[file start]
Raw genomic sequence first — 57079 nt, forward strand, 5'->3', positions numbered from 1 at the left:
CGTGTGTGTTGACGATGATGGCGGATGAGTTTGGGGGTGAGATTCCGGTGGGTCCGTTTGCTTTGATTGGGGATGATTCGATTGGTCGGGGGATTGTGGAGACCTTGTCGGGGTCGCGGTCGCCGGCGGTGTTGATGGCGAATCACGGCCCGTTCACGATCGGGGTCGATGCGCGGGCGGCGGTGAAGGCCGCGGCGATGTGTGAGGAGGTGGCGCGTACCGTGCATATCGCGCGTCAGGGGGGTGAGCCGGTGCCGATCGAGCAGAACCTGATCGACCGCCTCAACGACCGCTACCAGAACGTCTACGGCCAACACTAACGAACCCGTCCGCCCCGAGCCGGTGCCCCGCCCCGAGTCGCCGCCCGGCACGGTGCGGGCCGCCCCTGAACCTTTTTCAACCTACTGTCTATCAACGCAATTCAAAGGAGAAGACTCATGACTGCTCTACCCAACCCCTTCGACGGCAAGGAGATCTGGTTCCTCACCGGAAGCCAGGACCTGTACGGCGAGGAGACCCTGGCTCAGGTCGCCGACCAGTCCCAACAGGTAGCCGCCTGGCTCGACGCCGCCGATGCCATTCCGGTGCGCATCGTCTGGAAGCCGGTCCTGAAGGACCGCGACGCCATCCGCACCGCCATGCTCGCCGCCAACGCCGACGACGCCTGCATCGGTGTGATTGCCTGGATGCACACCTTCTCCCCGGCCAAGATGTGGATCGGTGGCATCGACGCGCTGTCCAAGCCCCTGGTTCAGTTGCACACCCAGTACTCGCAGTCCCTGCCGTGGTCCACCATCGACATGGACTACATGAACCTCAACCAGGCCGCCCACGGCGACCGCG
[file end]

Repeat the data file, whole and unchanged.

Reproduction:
Raw genomic sequence first — 57079 nt, forward strand, 5'->3', positions numbered from 1 at the left:
CGTGTGTGTTGACGATGATGGCGGATGAGTTTGGGGGTGAGATTCCGGTGGGTCCGTTTGCTTTGATTGGGGATGATTCGATTGGTCGGGGGATTGTGGAGACCTTGTCGGGGTCGCGGTCGCCGGCGGTGTTGATGGCGAATCACGGCCCGTTCACGATCGGGGTCGATGCGCGGGCGGCGGTGAAGGCCGCGGCGATGTGTGAGGAGGTGGCGCGTACCGTGCATATCGCGCGTCAGGGGGGTGAGCCGGTGCCGATCGAGCAGAACCTGATCGACCGCCTCAACGACCGCTACCAGAACGTCTACGGCCAACACTAACGAACCCGTCCGCCCCGAGCCGGTGCCCCGCCCCGAGTCGCCGCCCGGCACGGTGCGGGCCGCCCCTGAACCTTTTTCAACCTACTGTCTATCAACGCAATTCAAAGGAGAAGACTCATGACTGCTCTACCCAACCCCTTCGACGGCAAGGAGATCTGGTTCCTCACCGGAAGCCAGGACCTGTACGGCGAGGAGACCCTGGCTCAGGTCGCCGACCAGTCCCAACAGGTAGCCGCCTGGCTCGACGCCGCCGATGCCATTCCGGTGCGCATCGTCTGGAAGCCGGTCCTGAAGGACCGCGACGCCATCCGCACCGCCATGCTCGCCGCCAACGCCGACGACGCCTGCATCGGTGTGATTGCCTGGATGCACACCTTCTCCCCGGCCAAGATGTGGATCGGTGGCATCGACGCGCTGTCCAAGCCCCTGGTTCAGTTGCACACCCAGTACTCGCAGTCCCTGCCGTGGTCCACCATCGACATGGACTACATGAACCTCAACCAGGCCGCCCACGGCGACCGCG